Inside ICAS: Ethics
In applying the ICAS Ethical Code, students often confuse the issue of “Conflicts of Interest” with the five fundamental principles. A conflict of interest is an example of an underlying or systematic matter.
The nature of the conflict can affect the ability of the professional accountant to comply with the fundamental principles. Yet the conflict itself is not necessarily a matter which cannot be managed.
The guidance in the Ethical Code lays out the premise that subject to specific provisions, there is nothing improper in having two clients whose interests are in conflict. In choosing to endorse this approach, ICAS had a choice. It would, in theory, be perfectly competent to allow conflicts of interest, offer no guidance and follow the legal principle of Caveat Emptor (let the buyer beware).
At the opposite end of the policy spectrum, ICAS could have taken a hard line and forbidden any business relationships where there is a conflict of interest. Instead, we find ourselves in the middle, considering each set of circumstances independently.
The Code of Ethics
It is essential that students read and understand the complete Code of Ethics, in relation to both practical experience recorded in the achievement log and for examinations. This statement is an instruction. You “shall” read the Code. So, wherever you read "shall' in the Code, it is intended to be interpreted as an absolute or a must do.
However, you will see that most of the Code is written using the instruction "may" rather than "shall”. This is deliberate and is indicative of an approach founded on a conceptual framework. You might find this an odd distinction but there are a significant number of areas within the Code which students typically conclude are illegal or forbidden. In most cases this is incorrect.
For example, it is possible to advise both clients that are in dispute. A firm can lend staff to an audit client. Gifts can be accepted from an assurance client. Many individuals in a firm can hold shares in an audit client. In every case, however, a conflict of interest affecting one or more of the fundamental ethical principles may exist.
The must-do "shall' requirement is the evaluation of the significance of any conflict to being able to comply with the principles.
In carrying out this evaluation, ICAS introduces the perception test. Actual conflicts of interest, where all the contracting parties see and agree about the negative effect of the arrangements, are fairly easy to resolve. But, you are required by the Code to go further and consider perceived conflicts.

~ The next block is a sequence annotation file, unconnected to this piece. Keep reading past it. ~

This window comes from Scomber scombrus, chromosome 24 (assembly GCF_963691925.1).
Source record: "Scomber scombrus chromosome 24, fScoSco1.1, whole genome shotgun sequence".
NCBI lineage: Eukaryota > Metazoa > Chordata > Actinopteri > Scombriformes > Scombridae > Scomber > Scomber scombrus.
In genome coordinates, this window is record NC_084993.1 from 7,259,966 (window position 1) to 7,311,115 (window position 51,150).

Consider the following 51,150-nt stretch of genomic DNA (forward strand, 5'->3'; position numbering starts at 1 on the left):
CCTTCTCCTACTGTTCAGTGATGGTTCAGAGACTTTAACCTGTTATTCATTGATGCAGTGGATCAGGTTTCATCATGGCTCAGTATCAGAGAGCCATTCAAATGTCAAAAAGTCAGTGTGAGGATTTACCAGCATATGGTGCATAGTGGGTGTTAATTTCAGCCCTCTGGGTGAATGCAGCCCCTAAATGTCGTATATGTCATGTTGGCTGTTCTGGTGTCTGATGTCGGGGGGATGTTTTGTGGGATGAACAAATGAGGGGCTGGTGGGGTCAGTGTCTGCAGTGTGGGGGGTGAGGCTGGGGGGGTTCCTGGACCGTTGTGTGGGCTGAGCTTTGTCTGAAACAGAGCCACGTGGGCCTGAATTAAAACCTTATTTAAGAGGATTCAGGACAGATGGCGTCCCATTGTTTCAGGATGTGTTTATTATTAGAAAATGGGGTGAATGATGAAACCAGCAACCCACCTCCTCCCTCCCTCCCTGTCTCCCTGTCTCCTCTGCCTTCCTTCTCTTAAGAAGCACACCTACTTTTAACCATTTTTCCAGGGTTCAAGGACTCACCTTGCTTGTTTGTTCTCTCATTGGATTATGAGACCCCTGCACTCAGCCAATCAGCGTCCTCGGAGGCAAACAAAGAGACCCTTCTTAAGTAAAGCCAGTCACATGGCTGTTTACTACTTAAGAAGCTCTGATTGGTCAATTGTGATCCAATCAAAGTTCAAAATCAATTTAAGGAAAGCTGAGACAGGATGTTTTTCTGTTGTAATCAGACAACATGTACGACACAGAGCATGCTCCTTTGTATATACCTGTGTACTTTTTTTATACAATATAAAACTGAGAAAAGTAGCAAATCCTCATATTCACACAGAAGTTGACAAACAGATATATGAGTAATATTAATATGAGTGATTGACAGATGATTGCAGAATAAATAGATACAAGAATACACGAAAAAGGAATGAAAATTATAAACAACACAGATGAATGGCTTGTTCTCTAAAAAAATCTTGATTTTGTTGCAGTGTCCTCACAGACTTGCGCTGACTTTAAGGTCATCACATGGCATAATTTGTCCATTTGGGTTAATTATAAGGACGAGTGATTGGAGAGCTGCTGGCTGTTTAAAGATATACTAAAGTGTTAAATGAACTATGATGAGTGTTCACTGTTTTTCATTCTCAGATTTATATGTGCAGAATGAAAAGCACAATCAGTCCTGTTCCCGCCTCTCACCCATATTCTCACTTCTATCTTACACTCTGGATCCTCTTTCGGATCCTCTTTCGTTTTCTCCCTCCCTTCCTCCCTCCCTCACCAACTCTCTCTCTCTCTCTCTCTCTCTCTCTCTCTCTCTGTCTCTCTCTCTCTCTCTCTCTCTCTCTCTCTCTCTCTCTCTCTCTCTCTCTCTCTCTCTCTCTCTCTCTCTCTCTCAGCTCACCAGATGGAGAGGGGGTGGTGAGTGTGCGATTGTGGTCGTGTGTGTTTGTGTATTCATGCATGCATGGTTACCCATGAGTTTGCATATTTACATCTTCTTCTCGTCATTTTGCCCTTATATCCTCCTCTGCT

Would “a reasonable and informed observer perceive that the objectivity of professional accountants or their firm is likely to be impaired?” The perception test extends consideration to third parties including, of course, the wider public interest.
Would a reasonable and informed observer perceive that the objectivity of professional accountants or their firm is likely to be impaired?
We will return to safeguards and solutions to conflicts of interest in a future article but this is not an issue solely affecting accounting.
An example of a 'conflict of interest'
In December 2015, Lord Coe resigned his paid consultancy role with Nike Corporation. Lord Coe was recently elected president of the International Athletics Federation and a story developed on the awarding of a future world championship to a city in the US.
That city was Eugene, which also happened to be the Worldwide Headquarters of Nike. Lord Coe was accused of a conflict of interest and as a high profile individual, not least because of the current drugs allegations in athletics; he was forced into resigning his paid consultancy role.
It is interesting to consider that the conflict of interest existed for a long time (Lord Coe has been paid for over 30 years by Nike), yet only when the matter became public was there a concern about conflict of interest. It is highly likely that many of those involved in the decision to award the event to Eugene were aware of Lord Coe’s involvement.
In many cases the professional accountant or their firm might well decide that the conflicts of interest are just not capable of being managed.
Without knowing the facts behind the case, it is difficult to conclude, but one could suspect that there had been consideration of the potential for an actual conflict of interest during the awarding process, but it was only when a perceived conflict became a public matter that action was taken.
The contracting parties may well have been happy that safeguards were in place, but public perception through the media will be less inclined to such technicalities.
In many cases, the professional accountant or their firm might well decide that the conflicts of interest are just not capable of being managed. Resigning from, or not tendering for, an assignment will often be the safest course of action. Remember though it is not the only course.